GWCH Chapter 2: What is Civic Honors?

The idea of civic honors is for the community to be able to acknowledge those individuals who are active participants within the community.

The current design of the graduation with civic honors program requires implementation by a university to bridge academics and involvement in community. The implementation of this idea involves connecting education to society, first at the university level, then at the national level by replication of the program. A positive underlying message of the graduation with civic honors program is the possibility to spread change within the community. Graduation with civic honors can become a part of the very fabric of the community. The program is inherently sounding the call for individuals to play a larger role in fulfilling the needs of the community by finding not only organizations that they feel benefit the community, but also organizations with which program members want to work. The program begins with the college providing the opportunity for individuals to volunteer within the community and by providing an accurate list and descriptions of opportunities that will allow these individuals to find opportunities that resonate with them.

Graduation with civic honors provides a platform for a message about the opportunities to work with the community. The first step is speaking to individuals, organizations, and universities that have the potential to develop vibrant graduation with civic honors programs. The message is about what is possible within the community and how to use technology to bring people together. A graduation with civic honors program strives to create a positive message about the potential of community. Replication is imperative for success. Graduation with civic honors can be more than a program at one university in one community; it should expand to society in general.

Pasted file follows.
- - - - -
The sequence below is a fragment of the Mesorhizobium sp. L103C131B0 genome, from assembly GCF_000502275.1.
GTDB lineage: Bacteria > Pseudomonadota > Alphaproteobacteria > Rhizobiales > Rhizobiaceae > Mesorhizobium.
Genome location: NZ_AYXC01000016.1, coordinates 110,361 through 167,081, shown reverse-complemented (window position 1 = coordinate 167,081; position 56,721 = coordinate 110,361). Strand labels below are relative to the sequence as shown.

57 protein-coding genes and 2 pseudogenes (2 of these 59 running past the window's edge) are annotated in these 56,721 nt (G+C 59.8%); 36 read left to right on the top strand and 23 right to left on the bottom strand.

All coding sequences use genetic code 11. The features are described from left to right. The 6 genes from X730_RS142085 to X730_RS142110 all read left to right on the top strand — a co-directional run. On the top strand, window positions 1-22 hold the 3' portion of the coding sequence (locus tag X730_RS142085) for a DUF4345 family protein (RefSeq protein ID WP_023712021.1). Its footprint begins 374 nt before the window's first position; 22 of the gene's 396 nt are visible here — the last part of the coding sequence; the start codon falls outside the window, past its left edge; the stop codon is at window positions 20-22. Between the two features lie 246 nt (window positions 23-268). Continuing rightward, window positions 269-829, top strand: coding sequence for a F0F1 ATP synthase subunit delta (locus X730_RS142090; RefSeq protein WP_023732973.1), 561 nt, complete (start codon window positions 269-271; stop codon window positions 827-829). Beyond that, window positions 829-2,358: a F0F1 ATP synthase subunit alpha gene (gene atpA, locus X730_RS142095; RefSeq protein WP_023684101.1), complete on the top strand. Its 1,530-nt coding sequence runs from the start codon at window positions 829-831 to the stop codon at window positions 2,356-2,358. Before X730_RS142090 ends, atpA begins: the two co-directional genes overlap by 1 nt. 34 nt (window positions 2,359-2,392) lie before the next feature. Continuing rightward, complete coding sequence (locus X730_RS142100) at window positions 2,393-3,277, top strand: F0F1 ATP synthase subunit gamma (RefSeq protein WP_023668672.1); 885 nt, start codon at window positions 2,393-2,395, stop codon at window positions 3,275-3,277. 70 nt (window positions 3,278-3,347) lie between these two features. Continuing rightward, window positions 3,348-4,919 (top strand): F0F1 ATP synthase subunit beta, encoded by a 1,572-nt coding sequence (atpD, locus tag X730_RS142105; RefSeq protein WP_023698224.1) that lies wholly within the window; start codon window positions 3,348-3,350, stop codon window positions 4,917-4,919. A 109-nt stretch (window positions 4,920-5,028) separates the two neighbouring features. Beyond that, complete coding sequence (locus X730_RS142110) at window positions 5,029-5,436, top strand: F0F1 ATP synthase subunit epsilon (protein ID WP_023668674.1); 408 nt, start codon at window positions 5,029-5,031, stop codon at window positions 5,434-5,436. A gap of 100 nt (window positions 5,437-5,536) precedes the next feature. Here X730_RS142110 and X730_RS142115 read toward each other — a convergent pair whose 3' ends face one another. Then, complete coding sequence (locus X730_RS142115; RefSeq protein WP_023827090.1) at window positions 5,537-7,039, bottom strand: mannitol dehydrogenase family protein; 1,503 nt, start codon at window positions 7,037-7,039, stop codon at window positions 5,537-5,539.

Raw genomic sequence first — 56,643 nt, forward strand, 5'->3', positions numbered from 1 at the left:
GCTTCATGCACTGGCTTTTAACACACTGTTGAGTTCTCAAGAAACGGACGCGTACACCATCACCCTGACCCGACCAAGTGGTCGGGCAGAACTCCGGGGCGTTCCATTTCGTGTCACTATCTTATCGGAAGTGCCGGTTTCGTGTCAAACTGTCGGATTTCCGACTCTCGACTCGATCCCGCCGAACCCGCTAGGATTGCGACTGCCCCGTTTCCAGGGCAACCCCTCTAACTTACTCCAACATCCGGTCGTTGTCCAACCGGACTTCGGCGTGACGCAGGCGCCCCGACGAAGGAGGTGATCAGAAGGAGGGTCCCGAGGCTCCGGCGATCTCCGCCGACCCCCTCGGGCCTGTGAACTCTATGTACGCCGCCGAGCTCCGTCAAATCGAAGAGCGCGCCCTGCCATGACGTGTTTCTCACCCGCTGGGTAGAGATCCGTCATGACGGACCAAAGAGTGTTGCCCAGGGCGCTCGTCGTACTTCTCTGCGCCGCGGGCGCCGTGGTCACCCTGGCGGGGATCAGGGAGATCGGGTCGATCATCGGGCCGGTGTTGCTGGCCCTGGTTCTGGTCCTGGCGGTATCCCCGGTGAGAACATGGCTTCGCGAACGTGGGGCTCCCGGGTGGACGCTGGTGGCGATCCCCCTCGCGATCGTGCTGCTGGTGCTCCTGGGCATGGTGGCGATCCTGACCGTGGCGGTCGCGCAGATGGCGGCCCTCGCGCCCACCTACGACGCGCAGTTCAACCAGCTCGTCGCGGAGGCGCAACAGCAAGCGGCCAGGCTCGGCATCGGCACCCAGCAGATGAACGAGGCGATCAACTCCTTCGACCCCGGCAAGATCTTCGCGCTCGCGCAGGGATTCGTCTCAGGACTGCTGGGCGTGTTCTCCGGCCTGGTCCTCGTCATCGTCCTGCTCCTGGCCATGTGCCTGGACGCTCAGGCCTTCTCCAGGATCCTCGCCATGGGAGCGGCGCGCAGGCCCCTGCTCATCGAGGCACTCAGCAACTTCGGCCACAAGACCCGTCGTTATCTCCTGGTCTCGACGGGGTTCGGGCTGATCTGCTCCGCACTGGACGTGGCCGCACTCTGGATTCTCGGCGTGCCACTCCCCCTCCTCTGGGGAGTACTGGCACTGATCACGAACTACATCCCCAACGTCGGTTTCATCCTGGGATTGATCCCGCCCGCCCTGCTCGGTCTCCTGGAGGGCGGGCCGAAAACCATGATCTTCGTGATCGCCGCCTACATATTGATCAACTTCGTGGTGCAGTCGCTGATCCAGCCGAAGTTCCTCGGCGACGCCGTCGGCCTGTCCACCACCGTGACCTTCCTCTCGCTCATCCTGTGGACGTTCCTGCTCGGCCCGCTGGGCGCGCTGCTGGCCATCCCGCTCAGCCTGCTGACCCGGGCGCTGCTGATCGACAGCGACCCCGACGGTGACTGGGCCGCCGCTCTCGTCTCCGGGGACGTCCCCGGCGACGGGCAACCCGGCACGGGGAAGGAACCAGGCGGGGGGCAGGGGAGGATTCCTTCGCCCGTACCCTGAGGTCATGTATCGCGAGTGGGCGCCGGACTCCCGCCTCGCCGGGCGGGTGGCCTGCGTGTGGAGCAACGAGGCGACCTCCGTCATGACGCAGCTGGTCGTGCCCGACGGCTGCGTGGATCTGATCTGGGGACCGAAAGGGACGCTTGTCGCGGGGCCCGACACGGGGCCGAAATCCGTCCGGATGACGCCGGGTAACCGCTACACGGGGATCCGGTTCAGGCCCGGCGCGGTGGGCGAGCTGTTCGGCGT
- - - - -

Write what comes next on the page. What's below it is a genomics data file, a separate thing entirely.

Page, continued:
It is critical to be aware that resistance to change may occur as a response to changes to traditional ways individuals become involved in the community. This is critical during the early development of the program (Osborne & Gaebler, 1992) but may continue to be an issue. A goal of the program is to work within the community without regard for politics but for the benefit of the society, drawing out the civility or the virtue of citizens to enhance society (Rouner, 2000). The program allows citizens to develop a strong sense of community while empowering them with the belief that action is possible. The process creates a model of proactive behavior that enhances volunteering within the community (Bell, 1999).

The graduation with civic honors concept relies on the university as a principle source for implementing and designing the civic honors program. It is possible for any college to implement and design the program. This does not mean that universities are the only organizations within the community that can be the instruments for change to develop their own civic honors programs. Therefore, during the formative period, the discussion at a university also could be a model for organizations in local and regional networks. The positive nature of the message that the civic honors programs can spread does not exclude any actor or organizations from participation. Collaboration and inclusion is the basic assumption that will enable community building in any community and develop a stronger society as a whole. The discussion of civic society in America does not rely on the assumption that civil society is inherent to democratization. Organizations within the community are capable of broadening the concept of civil society in a way that really can benefit the community (Stanton, 1999).


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